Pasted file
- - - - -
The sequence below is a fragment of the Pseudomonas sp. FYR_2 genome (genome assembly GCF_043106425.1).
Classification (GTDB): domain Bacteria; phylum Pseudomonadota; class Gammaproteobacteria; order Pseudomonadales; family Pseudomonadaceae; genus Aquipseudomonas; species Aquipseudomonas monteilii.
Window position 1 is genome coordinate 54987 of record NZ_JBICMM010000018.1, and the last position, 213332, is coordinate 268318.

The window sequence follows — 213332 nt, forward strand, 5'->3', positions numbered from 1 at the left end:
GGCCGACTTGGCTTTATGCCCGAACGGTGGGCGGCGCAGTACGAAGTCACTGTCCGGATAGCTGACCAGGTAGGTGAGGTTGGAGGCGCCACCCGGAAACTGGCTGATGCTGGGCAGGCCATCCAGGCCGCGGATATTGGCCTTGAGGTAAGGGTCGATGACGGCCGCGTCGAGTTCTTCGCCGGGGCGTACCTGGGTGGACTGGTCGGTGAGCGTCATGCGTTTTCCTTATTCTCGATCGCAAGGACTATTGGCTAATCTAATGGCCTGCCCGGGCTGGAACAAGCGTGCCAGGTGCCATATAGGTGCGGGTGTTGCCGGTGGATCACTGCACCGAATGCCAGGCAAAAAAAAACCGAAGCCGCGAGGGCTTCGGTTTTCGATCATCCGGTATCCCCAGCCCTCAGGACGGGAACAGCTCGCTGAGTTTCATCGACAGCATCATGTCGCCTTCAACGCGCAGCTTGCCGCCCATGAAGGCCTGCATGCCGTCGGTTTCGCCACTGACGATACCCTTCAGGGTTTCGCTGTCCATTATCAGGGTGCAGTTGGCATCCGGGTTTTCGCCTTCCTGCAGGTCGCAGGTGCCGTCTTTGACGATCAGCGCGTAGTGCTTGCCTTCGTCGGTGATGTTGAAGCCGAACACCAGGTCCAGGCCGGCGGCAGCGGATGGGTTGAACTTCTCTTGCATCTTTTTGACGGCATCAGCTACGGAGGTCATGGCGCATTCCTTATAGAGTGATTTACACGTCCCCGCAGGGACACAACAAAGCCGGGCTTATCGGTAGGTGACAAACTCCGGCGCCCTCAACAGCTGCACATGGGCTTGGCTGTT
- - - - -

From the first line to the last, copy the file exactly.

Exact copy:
The sequence below is a fragment of the Pseudomonas sp. FYR_2 genome (genome assembly GCF_043106425.1).
Classification (GTDB): domain Bacteria; phylum Pseudomonadota; class Gammaproteobacteria; order Pseudomonadales; family Pseudomonadaceae; genus Aquipseudomonas; species Aquipseudomonas monteilii.
Window position 1 is genome coordinate 54987 of record NZ_JBICMM010000018.1, and the last position, 213332, is coordinate 268318.

The window sequence follows — 213332 nt, forward strand, 5'->3', positions numbered from 1 at the left end:
GGCCGACTTGGCTTTATGCCCGAACGGTGGGCGGCGCAGTACGAAGTCACTGTCCGGATAGCTGACCAGGTAGGTGAGGTTGGAGGCGCCACCCGGAAACTGGCTGATGCTGGGCAGGCCATCCAGGCCGCGGATATTGGCCTTGAGGTAAGGGTCGATGACGGCCGCGTCGAGTTCTTCGCCGGGGCGTACCTGGGTGGACTGGTCGGTGAGCGTCATGCGTTTTCCTTATTCTCGATCGCAAGGACTATTGGCTAATCTAATGGCCTGCCCGGGCTGGAACAAGCGTGCCAGGTGCCATATAGGTGCGGGTGTTGCCGGTGGATCACTGCACCGAATGCCAGGCAAAAAAAAACCGAAGCCGCGAGGGCTTCGGTTTTCGATCATCCGGTATCCCCAGCCCTCAGGACGGGAACAGCTCGCTGAGTTTCATCGACAGCATCATGTCGCCTTCAACGCGCAGCTTGCCGCCCATGAAGGCCTGCATGCCGTCGGTTTCGCCACTGACGATACCCTTCAGGGTTTCGCTGTCCATTATCAGGGTGCAGTTGGCATCCGGGTTTTCGCCTTCCTGCAGGTCGCAGGTGCCGTCTTTGACGATCAGCGCGTAGTGCTTGCCTTCGTCGGTGATGTTGAAGCCGAACACCAGGTCCAGGCCGGCGGCAGCGGATGGGTTGAACTTCTCTTGCATCTTTTTGACGGCATCAGCTACGGAGGTCATGGCGCATTCCTTATAGAGTGATTTACACGTCCCCGCAGGGACACAACAAAGCCGGGCTTATCGGTAGGTGACAAACTCCGGCGCCCTCAACAGCTGCACATGGGCTTGGCTGTT